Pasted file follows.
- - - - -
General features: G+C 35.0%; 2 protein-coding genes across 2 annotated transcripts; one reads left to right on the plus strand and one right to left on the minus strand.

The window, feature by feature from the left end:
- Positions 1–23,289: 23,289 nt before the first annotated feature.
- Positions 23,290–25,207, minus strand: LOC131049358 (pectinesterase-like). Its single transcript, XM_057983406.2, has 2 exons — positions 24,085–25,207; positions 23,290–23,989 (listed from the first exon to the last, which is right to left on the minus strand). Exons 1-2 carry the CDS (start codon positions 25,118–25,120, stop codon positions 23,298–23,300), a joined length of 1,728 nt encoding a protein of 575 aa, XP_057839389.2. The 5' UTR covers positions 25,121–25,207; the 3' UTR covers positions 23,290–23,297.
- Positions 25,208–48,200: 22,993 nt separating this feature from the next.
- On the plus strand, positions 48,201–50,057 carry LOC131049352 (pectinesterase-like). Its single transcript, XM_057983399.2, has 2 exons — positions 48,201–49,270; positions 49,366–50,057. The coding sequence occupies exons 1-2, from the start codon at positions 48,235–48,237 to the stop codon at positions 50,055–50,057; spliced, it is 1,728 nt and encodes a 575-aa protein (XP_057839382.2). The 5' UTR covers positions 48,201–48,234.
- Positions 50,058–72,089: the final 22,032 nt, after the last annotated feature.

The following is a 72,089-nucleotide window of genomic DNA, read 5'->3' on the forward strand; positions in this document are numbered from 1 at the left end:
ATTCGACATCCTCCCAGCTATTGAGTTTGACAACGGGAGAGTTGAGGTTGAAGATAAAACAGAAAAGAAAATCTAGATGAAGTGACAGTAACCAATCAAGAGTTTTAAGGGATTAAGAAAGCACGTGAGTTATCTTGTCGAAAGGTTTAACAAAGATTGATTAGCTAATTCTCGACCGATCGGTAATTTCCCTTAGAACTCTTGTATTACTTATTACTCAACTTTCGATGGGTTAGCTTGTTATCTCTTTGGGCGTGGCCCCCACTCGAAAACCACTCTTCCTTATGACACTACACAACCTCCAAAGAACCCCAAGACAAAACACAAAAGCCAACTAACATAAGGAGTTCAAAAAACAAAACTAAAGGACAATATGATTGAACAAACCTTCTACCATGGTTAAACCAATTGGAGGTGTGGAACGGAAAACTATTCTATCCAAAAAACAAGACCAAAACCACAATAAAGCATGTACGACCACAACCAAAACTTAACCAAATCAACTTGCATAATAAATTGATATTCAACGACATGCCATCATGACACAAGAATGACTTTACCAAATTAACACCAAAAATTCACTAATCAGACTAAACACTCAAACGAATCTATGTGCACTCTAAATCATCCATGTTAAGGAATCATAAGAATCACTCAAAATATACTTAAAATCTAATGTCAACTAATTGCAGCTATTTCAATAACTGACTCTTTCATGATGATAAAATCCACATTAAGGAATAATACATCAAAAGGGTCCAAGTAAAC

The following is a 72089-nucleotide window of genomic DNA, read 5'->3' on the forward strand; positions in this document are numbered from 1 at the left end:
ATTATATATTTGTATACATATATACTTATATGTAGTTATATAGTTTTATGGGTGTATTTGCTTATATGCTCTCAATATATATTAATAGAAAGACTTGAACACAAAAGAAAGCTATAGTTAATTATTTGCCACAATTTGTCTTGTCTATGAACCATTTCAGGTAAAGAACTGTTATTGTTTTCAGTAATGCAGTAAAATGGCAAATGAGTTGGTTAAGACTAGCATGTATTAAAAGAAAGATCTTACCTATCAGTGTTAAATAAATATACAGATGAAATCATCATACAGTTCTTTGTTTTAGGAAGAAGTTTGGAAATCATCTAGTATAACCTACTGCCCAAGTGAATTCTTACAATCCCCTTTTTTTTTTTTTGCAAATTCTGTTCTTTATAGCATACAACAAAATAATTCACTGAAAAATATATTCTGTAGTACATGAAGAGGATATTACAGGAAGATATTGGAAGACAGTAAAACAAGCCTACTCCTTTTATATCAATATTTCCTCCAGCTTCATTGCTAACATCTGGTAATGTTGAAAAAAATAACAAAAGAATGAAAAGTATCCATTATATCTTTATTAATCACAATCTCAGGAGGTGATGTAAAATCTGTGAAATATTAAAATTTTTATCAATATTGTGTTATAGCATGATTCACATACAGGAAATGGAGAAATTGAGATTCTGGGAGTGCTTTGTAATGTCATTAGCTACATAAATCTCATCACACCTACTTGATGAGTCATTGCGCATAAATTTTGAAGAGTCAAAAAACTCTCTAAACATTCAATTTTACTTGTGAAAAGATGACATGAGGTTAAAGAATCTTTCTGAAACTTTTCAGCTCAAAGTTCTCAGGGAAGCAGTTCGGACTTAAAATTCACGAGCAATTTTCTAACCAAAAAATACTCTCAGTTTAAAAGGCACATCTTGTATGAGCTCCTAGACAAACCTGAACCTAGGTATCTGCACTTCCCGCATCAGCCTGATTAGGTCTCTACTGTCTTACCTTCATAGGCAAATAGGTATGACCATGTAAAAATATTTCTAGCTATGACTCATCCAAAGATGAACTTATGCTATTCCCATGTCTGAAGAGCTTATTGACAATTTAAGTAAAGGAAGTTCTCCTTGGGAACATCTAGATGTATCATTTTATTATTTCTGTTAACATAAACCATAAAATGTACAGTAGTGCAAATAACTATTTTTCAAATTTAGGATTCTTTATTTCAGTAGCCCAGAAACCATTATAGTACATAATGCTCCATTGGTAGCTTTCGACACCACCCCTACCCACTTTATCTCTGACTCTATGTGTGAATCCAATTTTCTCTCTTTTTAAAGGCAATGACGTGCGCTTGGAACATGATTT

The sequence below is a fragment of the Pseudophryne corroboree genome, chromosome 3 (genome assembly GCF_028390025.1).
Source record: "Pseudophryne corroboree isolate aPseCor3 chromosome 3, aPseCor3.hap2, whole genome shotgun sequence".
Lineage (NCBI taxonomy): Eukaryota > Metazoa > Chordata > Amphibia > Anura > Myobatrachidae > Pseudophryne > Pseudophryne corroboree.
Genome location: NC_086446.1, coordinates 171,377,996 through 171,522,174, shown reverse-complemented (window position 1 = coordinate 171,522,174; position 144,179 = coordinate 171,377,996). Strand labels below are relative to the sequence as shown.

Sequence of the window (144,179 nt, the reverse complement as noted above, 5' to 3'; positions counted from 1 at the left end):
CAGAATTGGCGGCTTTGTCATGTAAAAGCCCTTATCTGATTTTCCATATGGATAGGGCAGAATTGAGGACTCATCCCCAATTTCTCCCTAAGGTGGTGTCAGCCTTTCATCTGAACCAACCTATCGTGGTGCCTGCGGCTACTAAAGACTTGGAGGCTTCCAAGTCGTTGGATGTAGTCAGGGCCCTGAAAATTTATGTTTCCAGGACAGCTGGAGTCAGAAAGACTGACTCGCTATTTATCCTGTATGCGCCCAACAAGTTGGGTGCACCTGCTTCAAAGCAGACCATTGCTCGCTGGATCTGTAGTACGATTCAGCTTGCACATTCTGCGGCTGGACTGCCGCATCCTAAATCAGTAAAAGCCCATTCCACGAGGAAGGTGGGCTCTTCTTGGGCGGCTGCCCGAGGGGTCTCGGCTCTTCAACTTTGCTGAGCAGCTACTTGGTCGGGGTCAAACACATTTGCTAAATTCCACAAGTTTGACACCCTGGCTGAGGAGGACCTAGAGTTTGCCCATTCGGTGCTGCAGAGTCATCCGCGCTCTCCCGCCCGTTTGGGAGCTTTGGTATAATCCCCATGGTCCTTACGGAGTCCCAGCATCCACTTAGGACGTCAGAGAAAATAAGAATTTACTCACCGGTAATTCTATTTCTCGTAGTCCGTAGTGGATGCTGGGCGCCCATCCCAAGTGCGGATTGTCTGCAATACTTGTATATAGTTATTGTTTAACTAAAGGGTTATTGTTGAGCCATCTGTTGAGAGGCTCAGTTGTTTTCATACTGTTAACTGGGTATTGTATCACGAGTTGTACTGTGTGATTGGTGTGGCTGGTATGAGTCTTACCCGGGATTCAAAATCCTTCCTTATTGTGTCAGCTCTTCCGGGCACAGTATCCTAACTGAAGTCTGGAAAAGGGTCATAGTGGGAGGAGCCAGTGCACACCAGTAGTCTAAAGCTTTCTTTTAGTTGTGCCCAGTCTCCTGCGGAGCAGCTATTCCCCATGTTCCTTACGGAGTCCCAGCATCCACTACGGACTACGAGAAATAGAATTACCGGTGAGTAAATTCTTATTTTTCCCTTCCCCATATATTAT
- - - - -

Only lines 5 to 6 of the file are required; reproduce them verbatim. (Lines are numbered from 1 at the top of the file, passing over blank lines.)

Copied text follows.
- Positions 25,208–48,200: 22,993 nt separating this feature from the next.
- On the plus strand, positions 48,201–50,057 carry LOC131049352 (pectinesterase-like). Its single transcript, XM_057983399.2, has 2 exons — positions 48,201–49,270; positions 49,366–50,057. The coding sequence occupies exons 1-2, from the start codon at positions 48,235–48,237 to the stop codon at positions 50,055–50,057; spliced, it is 1,728 nt and encodes a 575-aa protein (XP_057839382.2). The 5' UTR covers positions 48,201–48,234.